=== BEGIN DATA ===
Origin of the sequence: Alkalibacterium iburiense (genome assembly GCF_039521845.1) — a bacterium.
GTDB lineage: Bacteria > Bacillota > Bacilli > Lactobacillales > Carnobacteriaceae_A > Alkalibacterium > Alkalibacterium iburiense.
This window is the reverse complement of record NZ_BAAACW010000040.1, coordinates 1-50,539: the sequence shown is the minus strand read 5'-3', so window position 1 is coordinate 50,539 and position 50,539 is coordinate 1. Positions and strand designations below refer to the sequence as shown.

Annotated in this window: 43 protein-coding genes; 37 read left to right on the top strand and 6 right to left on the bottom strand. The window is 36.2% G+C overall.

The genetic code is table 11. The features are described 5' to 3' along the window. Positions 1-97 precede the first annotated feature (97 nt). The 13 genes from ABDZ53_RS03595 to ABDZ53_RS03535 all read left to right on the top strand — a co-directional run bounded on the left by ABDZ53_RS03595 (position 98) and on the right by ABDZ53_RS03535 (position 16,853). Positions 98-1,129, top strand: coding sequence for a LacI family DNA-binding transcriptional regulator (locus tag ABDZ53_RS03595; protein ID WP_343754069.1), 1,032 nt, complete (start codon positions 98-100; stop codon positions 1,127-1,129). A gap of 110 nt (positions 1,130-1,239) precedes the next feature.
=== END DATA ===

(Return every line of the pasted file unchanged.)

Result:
Origin of the sequence: Alkalibacterium iburiense (genome assembly GCF_039521845.1) — a bacterium.
GTDB lineage: Bacteria > Bacillota > Bacilli > Lactobacillales > Carnobacteriaceae_A > Alkalibacterium > Alkalibacterium iburiense.
This window is the reverse complement of record NZ_BAAACW010000040.1, coordinates 1-50,539: the sequence shown is the minus strand read 5'-3', so window position 1 is coordinate 50,539 and position 50,539 is coordinate 1. Positions and strand designations below refer to the sequence as shown.

Annotated in this window: 43 protein-coding genes; 37 read left to right on the top strand and 6 right to left on the bottom strand. The window is 36.2% G+C overall.

The genetic code is table 11. The features are described 5' to 3' along the window. Positions 1-97 precede the first annotated feature (97 nt). The 13 genes from ABDZ53_RS03595 to ABDZ53_RS03535 all read left to right on the top strand — a co-directional run bounded on the left by ABDZ53_RS03595 (position 98) and on the right by ABDZ53_RS03535 (position 16,853). Positions 98-1,129, top strand: coding sequence for a LacI family DNA-binding transcriptional regulator (locus tag ABDZ53_RS03595; protein ID WP_343754069.1), 1,032 nt, complete (start codon positions 98-100; stop codon positions 1,127-1,129). A gap of 110 nt (positions 1,130-1,239) precedes the next feature.